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Stratford High prepares for upcoming spring play, COVID style

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For first year theater teachers at Stratford High school Maddie Latham and Chrystie Sticht, there have been hints of optimism even amidst COVID-19 as they began developing dynamics within the performing arts departments. With the start of the school year looking similarly grim as last spring, both teachers feared what the past several months were going to look like for the theater students they taught. Stratford theatre was anxious to be brought back on stage, and with the combined effort and collaboration of students and staff, the program was able to continue performing. {/span}

As a Stratford High school alumni, Sticht was part of the performing arts throughout her own high school years. When funding was taken away, theater classes began transitioning into an after school club, members of the theater were left to figure out a way to keep the show going.

“We were trying to hold onto something that we love so very much and that really solidified that passion in me for Stratford theater and really made it stronger,” Sticht said.

When Sticht imagines what it’s like to be a theater student in a year of an unrelenting pandemic, she relates it to this experience, which encompasses much of the same struggles; students confronted with barriers that keep them from doing what they love.

“I really hope that these kids right now, going through what they are going through, come out of it the same way I came out of it knowing that we are a giant theater family and that you always have a place here even 20-plus years later,” Sticht said.

Because of the efforts made to successfully find safe ways to continue performing in theater this school year, which both teachers credit to their supportive administrative staff, the Stratford theater has been able to put on several shows already.

“We didn’t have problems with getting the kids involved because they had been missing theater and a lot of them need theater because it’s their escape, it’s the place where they can express themselves. So when we found safe ways to do a show, we had a crazy amount of kids who showed interest for on stage and in tech,” Latham said.

So far there has been a haunted house exhibit, two plays that were written by a local author and a Christmas show. The theater was able to accompany 102 members in the audience to join the live show with different formats of live streaming available as well. The crowd, which Latham says is only about a fifth of the capacity compared to a normal year, was substantial for some of the more comedic shows that needed the laughter that a live audience provides.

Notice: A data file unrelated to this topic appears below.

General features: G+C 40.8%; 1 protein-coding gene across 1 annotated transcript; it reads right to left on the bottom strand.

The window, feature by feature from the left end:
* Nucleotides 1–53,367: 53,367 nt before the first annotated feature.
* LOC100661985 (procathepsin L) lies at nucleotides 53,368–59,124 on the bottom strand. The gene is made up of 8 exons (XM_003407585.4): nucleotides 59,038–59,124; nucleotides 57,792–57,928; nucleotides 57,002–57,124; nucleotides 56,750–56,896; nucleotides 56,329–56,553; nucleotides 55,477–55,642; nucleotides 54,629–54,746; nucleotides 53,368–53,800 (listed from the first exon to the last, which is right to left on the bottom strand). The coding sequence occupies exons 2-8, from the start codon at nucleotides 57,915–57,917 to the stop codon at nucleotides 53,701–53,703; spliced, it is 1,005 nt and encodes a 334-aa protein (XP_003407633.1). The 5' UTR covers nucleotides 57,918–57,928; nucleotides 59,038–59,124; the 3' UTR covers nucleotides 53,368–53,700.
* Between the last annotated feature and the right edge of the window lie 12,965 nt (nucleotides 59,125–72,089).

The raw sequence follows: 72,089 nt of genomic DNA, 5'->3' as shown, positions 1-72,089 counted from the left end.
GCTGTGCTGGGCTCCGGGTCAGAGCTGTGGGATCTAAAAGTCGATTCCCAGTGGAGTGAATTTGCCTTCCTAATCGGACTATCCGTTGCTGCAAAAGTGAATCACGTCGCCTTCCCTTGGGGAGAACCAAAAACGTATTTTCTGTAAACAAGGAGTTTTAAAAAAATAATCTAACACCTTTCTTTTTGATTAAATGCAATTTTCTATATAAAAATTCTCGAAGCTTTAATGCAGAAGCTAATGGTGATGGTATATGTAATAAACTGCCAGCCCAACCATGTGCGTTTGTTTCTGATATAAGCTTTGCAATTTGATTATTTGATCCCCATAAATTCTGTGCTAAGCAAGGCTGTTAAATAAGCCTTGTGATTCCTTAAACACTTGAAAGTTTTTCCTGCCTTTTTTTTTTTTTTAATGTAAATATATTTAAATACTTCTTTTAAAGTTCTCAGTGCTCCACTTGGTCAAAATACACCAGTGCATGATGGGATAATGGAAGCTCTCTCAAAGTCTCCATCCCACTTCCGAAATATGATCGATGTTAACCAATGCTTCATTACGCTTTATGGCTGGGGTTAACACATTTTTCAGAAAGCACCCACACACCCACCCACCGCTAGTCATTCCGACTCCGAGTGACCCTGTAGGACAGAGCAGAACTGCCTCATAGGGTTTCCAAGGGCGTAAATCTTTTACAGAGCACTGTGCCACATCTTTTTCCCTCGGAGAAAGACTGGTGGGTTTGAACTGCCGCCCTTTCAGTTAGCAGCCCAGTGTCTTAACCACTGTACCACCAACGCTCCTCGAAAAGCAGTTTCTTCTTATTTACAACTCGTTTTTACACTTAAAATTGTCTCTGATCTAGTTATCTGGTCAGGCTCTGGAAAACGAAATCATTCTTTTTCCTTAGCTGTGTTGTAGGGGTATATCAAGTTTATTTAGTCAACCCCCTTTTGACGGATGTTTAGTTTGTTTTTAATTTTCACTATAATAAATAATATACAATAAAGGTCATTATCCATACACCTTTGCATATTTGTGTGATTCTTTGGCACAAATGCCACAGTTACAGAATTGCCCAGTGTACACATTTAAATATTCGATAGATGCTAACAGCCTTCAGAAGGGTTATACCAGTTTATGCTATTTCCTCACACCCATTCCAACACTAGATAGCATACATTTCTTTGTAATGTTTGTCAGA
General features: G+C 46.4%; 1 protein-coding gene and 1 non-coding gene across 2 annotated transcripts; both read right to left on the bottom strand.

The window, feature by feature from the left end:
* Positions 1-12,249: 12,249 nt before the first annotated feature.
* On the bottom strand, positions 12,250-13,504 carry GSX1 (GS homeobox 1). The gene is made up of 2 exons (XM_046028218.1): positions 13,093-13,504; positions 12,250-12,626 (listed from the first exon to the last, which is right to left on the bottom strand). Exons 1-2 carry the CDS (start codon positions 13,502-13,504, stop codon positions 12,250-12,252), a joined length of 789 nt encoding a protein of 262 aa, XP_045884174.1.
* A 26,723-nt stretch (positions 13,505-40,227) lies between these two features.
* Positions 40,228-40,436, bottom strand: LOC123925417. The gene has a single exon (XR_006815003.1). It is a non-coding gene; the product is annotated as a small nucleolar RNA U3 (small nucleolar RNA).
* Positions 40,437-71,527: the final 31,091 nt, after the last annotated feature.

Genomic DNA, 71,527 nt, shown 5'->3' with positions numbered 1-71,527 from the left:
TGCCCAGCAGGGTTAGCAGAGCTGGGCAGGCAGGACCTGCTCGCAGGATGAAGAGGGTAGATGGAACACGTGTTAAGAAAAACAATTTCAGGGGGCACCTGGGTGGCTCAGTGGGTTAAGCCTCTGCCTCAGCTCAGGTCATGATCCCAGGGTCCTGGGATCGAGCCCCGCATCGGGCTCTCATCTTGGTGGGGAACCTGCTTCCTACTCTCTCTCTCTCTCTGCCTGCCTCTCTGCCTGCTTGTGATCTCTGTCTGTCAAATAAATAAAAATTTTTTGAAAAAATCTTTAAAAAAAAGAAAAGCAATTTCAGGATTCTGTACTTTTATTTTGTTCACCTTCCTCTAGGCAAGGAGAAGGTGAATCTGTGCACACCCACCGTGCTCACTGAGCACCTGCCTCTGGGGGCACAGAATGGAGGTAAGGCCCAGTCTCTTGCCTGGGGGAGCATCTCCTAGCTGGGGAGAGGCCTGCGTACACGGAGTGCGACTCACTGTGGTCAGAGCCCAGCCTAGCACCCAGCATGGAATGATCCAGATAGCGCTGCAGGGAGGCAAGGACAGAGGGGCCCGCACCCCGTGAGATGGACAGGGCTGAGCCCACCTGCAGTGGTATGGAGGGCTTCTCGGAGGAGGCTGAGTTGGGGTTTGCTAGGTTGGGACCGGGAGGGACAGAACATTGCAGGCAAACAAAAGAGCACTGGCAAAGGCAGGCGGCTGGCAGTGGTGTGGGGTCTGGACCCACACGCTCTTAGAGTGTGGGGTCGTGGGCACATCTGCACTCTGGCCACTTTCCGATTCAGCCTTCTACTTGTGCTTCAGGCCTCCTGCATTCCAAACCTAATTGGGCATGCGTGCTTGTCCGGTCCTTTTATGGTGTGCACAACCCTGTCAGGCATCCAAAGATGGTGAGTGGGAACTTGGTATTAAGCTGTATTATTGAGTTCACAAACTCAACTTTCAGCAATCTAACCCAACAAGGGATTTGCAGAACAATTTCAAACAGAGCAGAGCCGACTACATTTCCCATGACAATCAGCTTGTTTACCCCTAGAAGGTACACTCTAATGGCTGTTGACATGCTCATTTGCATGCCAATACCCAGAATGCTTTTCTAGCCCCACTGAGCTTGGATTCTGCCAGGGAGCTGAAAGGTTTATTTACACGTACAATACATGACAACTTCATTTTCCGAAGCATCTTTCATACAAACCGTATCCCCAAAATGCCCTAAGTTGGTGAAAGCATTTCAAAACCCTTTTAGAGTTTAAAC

The two say that there are about 60 students who are an active part of the theater, which is part of the reason why they decided to make two separate casts for their upcoming spring play, allowing more students to get involved.

“It is so important for these kids to have a place to go,” Sticht said. “They have to have a place where they can just be crazy teenagers and put the world behind them for a second because we don’t want what’s happening to teenagers all across the nation to happen to these guys because they mean so much to us.”

The spring play they are currently preparing for is ‘The 25th Annual Putnam County Spelling Bee,’ a Tony award-winning musical.

The plot boils down to a compilation of six misfit kids from all different walks of life who all find themselves coming together for a spelling bee. It’s an interactive play and members of the theater have already found ways for audience members to safely join the stage for portions of the show. While the show doesn’t involve intricate costumes or props, what is most notable, Sticht says, is the deep characterization of each role and the songs performed throughout it.

“When they started singing the music they realized how hard the harmonies are. What’s amazing is they will come in to practice and our dressing rooms are filled with the sound of singing, it is truly one of the hardest shows to do musically,” Sticht said.

Despite its comedic nature, Latham noted that there are deeper truths that come to surface throughout the play.

“You think it’s a cute comedy and then there are these moments in the play where you’re crying,” Latham said.

Both teachers emphasized that the overall message of the play is pertinent at this point in time. The play hits on subjects of acceptance, diversity and understanding.

“It’s about learning to live with the idea that it is okay to lose. It’s okay not to win. And to be happy for them,” Sticht said.

Tickets are $10 each and will be available for purchase two months before the show on EventBrite, as seats are limited. The dates of the show are May 28-29 and June 4-5. There will be a total of eight shows.